Last modified on 22 October 2014, at 19:53

Burton Rascoe

What no wife of a writer can ever understand is that a writer is working when he's staring out of the window.
It is true, of course, that like the fruit of the tree of life, Mr. Cabell's artistic progeny sprang from a first conceptual germ — "In the beginning was the Word."

Burton Rascoe (October 22, 1892March 19, 1957) was an American journalist, editor and literary critic. His best-known work, Titans of Literature, appeared in 1932.

QuotesEdit

Perfection is a costly flower and is cultured only by an uncompromising, strict husbandry.
  • When H. L. Mencken unpacks his idiomatic brasses, tunes up his verbal strings, and gets in readiness his phrasal wood winds to orchestrate a fugue in damnation or in praise of man, god or book, his all too meagre audience cancels all other engagements to be on hand at the initial presentation. The result, that audience knows, will be an experience of pure enjoyment. His musicianship is unfailing. His program is unsatisfactory only in its impermanence. Though the theme he proposes is invariably Mencken — Mencken apropos of this or that — he gives it infinite and intricate variations.
  • American literature has been, and is, singularly deficient in established critics who have anything like a rational conception of their jobs. The majority, initiate in a few of the patent rituals of Aristotle and Quintilian, don the forbidding robes of high priests to Sweetness and Light, and go about their business much as if the idea were to keep all they know to themselves.
    • "Fanfare" in H. L. Mencken (1920)
  • I felt exactly like the man in the advertisement who has not devoted fifteen minutes a day to the study of the classics. If only (I thought) I had devoted fifteen minutes a day to the cultivation of the aesthetic attitude! I could bound Afghanistan.
    • "Contemporary Reminiscences" in Arts & Decoration, Vol. 26 (1927), p. 50
  • It is true, of course, that like the fruit of the tree of life, Mr. Cabell's artistic progeny sprang from a first conceptual germ — "In the beginning was the Word." That animating idea is the assumption that if life may be said to have an aim it must be an aim to terminate in success and splendor. It postulates the high, fine importance of excess, the choice or discovery of an overwhelming impulse in life and a conscientious dedication to its fullest realization. It is the quality and intensity of the dream only which raises men above the biological norm; and it is fidelity to the dream which differentiates the exceptional figure, the man of heroic stature, from the muddling, aimless mediocrities about him. What the dream is, matters not at all — it may be a dream of sainthood, kingship, love, art, asceticism or sensual pleasure — so long as it is fully expressed with all the resources of self. It is this sort of completion which Mr. Cabell has elected to depict in all his work: the complete sensualist in Demetrios, the complete phrase-maker in Felix Kennaston, the complete poet in Marlowe, the complete lover in Perion. In each he has shown that this complete self-expression is achieved at the expense of all other possible selves, and that herein lies the tragedy of the ideal. Perfection is a costly flower and is cultured only by an uncompromising, strict husbandry.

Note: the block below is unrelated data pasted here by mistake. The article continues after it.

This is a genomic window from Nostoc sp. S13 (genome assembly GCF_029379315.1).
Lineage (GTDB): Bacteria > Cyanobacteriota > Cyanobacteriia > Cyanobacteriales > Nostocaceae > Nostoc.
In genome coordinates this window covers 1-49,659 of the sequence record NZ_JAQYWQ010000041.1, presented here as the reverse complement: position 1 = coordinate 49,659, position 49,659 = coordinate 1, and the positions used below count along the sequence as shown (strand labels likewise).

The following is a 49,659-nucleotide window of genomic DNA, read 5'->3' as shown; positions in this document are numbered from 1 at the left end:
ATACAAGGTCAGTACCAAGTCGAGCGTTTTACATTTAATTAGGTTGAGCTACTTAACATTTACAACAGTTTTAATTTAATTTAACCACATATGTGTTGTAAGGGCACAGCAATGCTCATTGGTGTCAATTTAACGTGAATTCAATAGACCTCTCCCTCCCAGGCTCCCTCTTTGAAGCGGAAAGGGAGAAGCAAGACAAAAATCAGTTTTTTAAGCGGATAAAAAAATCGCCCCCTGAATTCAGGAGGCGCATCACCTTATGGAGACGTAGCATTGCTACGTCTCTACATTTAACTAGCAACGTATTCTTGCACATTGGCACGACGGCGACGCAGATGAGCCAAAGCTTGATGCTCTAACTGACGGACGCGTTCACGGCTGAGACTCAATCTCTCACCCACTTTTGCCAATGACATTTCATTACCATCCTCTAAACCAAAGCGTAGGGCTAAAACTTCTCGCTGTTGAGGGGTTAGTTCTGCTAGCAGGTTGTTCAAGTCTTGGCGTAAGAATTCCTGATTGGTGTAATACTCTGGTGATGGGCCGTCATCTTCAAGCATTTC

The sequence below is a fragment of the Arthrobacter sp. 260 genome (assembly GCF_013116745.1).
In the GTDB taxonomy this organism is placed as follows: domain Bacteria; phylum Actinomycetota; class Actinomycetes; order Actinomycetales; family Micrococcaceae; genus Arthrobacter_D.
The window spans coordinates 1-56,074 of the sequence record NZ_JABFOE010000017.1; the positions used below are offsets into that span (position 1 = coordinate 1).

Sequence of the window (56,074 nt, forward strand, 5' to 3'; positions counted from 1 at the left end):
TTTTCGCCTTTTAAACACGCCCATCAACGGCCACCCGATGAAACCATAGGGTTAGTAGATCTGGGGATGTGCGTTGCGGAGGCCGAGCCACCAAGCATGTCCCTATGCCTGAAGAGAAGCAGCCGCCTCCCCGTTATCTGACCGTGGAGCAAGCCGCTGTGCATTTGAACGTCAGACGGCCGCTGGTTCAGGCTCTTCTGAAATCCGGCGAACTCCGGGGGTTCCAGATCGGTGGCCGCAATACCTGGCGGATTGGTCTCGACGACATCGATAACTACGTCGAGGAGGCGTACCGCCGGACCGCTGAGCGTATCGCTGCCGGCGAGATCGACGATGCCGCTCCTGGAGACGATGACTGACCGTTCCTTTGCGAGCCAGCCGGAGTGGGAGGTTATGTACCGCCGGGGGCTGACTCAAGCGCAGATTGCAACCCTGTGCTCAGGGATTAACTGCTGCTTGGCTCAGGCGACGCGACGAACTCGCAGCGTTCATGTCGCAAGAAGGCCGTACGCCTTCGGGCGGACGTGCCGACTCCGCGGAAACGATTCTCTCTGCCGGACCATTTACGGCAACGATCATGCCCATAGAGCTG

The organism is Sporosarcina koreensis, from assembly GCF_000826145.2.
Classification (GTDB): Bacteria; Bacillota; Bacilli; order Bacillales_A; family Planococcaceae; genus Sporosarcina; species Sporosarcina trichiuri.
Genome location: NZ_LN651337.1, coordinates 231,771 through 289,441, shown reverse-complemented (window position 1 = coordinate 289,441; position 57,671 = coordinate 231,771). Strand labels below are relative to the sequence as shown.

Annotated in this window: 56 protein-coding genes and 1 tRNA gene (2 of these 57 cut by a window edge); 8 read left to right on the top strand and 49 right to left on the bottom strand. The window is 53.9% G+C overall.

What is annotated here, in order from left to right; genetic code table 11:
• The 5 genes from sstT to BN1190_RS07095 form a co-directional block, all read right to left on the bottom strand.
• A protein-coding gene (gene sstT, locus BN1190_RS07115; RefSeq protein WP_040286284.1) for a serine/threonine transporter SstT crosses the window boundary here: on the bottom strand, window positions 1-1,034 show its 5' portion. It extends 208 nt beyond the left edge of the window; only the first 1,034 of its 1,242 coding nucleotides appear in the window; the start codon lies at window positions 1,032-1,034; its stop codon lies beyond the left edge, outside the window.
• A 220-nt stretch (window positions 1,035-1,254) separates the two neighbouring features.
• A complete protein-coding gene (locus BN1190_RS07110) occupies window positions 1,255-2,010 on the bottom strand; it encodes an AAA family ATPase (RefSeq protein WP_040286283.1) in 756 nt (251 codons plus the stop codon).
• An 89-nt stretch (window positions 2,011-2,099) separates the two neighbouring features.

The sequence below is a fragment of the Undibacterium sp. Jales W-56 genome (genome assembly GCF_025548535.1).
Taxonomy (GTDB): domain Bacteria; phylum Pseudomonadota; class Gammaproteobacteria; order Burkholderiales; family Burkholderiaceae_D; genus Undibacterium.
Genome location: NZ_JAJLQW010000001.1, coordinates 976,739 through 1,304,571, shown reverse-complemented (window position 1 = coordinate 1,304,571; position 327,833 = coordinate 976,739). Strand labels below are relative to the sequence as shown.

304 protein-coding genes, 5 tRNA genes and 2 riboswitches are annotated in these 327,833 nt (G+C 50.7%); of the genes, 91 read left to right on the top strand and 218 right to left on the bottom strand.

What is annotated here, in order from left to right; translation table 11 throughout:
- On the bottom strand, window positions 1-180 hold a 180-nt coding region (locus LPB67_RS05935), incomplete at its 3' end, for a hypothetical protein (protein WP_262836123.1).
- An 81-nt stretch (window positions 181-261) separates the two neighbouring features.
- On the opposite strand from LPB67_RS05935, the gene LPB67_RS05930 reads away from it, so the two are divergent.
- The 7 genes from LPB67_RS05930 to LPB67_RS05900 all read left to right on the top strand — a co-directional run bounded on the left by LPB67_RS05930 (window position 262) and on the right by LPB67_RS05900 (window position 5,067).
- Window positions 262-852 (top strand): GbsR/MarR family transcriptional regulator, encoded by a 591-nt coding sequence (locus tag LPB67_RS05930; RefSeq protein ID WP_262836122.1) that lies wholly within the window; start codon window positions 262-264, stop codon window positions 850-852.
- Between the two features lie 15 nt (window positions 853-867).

• Introduction to Chivalry (1921) by James Branch Cabell, later published in Prometheans : Ancient and Modern (1933), p. 279
  • Once we understand the fundamentals of Mr. Cabell's artistic aims, it is not easy to escape the fact that in Figures of Earth he undertook the staggering and almost unsuspected task of rewriting humanity's sacred books, just as in Jurgen he gave us a stupendous analogue of the ceaseless quest for beauty. For we must accept the truth that Mr. Cabell is not a novelist at all in the common acceptance of the term, but a historian of the human soul. His books are neither documentary nor representational; his characters are symbols of human desires and motives. By the not at all simple process of recording faithfully the projections of his rich and varied imagination, he has written thirteen books, which he accurately terms biography, wherein is the bitter-sweet truth about human life.
    • Introduction to Chivalry (1921) by James Branch Cabell, later published in Prometheans : Ancient and Modern (1933), p. 279
  • A news sense is really a sense of what is important, what is vital, what has color and life — what people are interested in. That's journalism.
    • As quoted in Useful Quotations : A Cyclopedia of Quotations (1933) edited by Tryon Edwards, C. N. Catrevas, and Jonathan Edwards
  • What no wife of a writer can ever understand is that a writer is working when he's staring out of the window.
    • As quoted in The Concise Columbia Dictionary of Quotations (1989) edited by Robert Andrews, p. 330
  • I am so constituted that I had rather read bad stuff than nothing.
    • As quoted in the dedication to The Pumpkin Coach (1935) by Louis Paul.

External linksEdit

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